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    Antidepressant Criticism Finally Goes Mainstream

    Michael Moore made a classic film about the subject of mass shootings, Bowling for Columbine, a problem that only got progressively more worse as time went on. In that movie, he was early to sound the alarm about the possibility that the Columbine shooters were powered by medication. The subject was off discussed after that, and the issue largely became about the guns so often used in these kind of incidents (which is also a serious issue).

    It seems like there is a bit more consideration on this issue as time has gone on and the bizarre spectacle of mass shootings has only continued forward. 10 years ago, revelations about the negative impact of SSRI antidepressants was relegated to low bandwidth websites and there was a bit of a right wing air to a lot of those publications. Now the kooky periphery is being validated by magazines like Scientific American:

    In the latest and most comprehensive analysis, published last week in BMJ (the British Medical Journal),a group of researchers at the Nordic Cochrane Center in Copenhagen showed that pharmaceutical companies were not presenting the full extent of serious harm in clinical study reports, which are detailed documents sent to regulatory authorities such as the U.S. Food and Drug Administration and the European Medicines Agency (EMA) when applying for approval of a new drug. The researchers examined documents from 70 double-blind, placebo-controlled trials of two common types of antidepressants—selective serotonin reuptake inhibitors (SSRI) and serotonin and norepinephrine reuptake inhibitors (SNRI)—and found that the occurrence of suicidal thoughts and aggressive behavior doubled in children and adolescents who used these medications.

    The 2010s was a long decade of unimaginable mass shooting episodes, followed by the outbreak of a pandemic that had all sorts of lab leak and vaccine conspiracies attached to it. The revelations in Scientific American are actually quite a bit more hard hitting and harsh than the ones made by advocate Dr. Ann Blake Tracy. Diana Kwon asserts that deep level corruption caused many of these medications to be released in the first place:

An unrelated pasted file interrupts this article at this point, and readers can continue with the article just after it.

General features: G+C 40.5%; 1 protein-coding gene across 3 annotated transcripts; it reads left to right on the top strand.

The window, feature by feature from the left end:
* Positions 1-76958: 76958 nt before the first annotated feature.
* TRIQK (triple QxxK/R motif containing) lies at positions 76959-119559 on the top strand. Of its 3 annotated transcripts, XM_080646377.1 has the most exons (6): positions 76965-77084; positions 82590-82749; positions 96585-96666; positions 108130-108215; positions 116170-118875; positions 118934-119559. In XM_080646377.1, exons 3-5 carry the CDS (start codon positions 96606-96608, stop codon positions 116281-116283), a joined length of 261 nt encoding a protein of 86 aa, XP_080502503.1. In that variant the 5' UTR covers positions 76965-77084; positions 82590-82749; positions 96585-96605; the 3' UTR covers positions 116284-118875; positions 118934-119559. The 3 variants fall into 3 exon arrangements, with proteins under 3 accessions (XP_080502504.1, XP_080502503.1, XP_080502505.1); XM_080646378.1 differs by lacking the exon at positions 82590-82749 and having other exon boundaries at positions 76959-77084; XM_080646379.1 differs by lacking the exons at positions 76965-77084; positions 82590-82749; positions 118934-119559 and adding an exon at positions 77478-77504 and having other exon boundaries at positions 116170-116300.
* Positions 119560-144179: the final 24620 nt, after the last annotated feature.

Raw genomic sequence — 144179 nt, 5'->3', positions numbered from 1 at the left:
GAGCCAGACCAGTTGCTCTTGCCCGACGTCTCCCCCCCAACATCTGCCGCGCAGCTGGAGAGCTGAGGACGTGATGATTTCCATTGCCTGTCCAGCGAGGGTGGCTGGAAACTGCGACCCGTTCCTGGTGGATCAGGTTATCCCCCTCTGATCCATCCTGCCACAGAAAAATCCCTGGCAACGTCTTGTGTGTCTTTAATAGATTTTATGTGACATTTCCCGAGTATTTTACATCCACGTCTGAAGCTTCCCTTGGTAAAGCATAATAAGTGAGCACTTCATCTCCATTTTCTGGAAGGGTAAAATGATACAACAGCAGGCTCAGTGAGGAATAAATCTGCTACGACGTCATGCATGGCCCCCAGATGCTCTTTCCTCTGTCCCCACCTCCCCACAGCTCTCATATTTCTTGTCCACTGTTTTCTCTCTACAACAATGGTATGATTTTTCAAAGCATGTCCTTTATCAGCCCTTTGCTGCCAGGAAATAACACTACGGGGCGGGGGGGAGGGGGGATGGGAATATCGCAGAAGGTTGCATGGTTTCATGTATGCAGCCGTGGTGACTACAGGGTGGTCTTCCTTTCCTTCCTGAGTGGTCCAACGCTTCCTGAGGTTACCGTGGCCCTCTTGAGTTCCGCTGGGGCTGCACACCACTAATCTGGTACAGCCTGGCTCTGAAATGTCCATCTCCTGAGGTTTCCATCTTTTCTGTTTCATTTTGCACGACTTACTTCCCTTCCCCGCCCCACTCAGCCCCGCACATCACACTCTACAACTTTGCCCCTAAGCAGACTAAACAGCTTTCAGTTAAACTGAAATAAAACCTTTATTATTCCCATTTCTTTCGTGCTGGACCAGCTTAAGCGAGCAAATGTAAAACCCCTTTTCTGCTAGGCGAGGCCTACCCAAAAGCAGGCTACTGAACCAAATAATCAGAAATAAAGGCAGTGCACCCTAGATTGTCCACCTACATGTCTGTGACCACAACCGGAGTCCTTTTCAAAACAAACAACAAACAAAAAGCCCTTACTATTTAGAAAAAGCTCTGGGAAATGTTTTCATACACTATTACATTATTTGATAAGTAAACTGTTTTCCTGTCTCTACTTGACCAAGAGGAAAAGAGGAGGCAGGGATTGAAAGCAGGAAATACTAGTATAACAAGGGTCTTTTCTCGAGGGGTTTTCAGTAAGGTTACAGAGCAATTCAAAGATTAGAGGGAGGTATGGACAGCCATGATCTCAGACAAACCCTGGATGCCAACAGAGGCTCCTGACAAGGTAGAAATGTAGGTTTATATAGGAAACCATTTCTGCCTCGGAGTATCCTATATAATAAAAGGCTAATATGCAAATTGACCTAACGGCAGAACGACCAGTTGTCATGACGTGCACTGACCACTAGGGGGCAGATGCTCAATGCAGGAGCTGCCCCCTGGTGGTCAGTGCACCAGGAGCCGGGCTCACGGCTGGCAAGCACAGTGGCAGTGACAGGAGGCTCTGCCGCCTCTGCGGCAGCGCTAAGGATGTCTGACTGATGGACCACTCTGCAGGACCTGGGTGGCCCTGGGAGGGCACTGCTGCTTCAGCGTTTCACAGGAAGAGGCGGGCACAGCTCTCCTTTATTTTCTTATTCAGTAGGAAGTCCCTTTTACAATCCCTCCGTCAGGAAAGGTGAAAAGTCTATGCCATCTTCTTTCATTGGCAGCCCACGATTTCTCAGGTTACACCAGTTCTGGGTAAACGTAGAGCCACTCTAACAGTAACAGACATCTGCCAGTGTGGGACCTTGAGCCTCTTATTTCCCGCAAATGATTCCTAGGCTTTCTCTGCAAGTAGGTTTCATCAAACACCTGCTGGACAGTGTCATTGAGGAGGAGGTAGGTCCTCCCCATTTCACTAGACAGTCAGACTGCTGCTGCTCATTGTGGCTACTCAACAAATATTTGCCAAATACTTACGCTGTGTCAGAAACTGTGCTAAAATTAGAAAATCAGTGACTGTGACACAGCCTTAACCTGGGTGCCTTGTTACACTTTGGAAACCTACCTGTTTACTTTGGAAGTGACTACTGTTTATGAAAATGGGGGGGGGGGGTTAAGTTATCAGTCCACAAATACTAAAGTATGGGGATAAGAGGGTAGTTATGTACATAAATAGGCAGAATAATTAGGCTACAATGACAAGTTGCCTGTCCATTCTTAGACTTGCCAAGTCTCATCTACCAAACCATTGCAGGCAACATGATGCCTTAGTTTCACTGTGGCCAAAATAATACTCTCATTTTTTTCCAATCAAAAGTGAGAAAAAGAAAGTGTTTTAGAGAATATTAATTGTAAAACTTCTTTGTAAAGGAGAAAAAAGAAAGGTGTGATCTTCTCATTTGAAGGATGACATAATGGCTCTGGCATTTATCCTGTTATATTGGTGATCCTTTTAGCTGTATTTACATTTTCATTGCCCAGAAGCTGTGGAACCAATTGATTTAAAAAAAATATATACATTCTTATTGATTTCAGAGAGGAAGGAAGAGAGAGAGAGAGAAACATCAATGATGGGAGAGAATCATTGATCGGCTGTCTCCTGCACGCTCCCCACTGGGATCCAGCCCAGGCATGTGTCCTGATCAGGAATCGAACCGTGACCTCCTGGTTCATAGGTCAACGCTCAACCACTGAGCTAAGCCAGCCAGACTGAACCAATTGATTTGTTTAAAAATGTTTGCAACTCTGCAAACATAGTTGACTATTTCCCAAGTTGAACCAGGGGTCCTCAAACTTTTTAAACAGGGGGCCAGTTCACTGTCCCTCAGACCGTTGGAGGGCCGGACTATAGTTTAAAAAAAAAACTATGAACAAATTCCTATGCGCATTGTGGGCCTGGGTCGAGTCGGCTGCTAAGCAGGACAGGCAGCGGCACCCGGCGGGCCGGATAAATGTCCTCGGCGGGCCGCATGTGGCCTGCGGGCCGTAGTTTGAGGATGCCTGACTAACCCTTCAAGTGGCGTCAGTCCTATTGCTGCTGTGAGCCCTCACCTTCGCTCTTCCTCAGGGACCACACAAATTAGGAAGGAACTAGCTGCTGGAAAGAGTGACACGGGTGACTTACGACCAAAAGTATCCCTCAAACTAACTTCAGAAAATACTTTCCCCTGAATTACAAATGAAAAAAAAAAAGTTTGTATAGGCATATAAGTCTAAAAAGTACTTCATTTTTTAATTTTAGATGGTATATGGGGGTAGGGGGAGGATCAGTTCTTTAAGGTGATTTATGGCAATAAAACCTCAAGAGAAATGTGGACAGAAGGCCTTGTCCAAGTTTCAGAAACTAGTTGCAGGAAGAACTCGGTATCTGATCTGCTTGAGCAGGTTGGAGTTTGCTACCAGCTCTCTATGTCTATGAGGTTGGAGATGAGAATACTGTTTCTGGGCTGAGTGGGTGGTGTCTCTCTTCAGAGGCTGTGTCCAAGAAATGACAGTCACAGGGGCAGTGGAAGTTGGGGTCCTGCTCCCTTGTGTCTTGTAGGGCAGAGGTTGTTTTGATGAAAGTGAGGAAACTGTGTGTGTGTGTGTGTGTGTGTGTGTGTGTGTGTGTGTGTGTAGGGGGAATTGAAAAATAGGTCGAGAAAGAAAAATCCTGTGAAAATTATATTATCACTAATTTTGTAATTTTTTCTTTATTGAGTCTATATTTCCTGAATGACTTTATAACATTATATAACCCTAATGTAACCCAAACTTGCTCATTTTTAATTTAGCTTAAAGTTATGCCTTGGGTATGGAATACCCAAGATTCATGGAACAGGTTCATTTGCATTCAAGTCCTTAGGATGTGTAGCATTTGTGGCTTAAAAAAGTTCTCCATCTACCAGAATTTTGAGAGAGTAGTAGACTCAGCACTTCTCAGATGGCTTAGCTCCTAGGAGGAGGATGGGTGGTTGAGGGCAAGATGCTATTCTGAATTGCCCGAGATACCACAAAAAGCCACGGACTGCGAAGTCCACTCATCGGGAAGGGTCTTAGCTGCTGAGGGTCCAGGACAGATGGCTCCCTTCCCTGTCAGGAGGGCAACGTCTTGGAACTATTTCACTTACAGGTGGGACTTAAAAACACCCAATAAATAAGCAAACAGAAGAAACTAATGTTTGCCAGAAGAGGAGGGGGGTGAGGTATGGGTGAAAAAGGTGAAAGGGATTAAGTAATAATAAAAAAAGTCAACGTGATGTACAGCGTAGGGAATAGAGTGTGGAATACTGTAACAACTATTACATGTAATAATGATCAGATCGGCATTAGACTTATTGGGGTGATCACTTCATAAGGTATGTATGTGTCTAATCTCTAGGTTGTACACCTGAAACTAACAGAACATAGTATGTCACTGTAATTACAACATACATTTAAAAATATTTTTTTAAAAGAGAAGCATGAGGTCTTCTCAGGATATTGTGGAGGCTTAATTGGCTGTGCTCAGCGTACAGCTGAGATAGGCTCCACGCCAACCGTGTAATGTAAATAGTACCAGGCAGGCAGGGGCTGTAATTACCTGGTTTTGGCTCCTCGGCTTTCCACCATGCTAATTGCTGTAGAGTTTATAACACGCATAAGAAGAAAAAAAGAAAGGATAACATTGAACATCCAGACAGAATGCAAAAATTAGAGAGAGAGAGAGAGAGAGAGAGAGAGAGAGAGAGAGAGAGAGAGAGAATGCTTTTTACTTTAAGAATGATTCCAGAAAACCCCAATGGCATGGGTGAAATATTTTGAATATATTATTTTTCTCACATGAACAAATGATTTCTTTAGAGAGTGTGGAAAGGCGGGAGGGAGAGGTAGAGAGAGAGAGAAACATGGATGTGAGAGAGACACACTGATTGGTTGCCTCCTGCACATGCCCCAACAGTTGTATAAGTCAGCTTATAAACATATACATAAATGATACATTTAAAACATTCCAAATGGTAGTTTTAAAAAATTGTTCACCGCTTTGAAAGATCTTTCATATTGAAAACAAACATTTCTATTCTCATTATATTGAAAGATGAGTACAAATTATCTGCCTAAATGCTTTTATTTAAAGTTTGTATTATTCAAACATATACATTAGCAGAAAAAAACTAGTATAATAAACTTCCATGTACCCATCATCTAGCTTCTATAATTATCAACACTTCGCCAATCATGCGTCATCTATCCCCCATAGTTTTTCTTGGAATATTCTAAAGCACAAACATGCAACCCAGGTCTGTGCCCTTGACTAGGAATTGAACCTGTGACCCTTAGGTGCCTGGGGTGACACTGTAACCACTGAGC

There was a significant amount of knowledge about the dangers of this class of medicines back in the 1990s, and posts on SSRIStories.com reveal this. The commercialization of medications toward the end of the decade opened a Pandora's box in which anything was for sale, harmful or not.

    One really hard hitting video shows that, in a University of Chicago study, rats display a lack of empathy for one another upon ingesting anti-anxiety medication:




    Nature vs nurture, sperm donor version

    (while they talk DNA and environment, i bet no one brings up the new science of epigenetics and mental health. And of course this opens up a whole woke can of worms)

    Dec. 29 piece at the New Yorker on ketamine treatments

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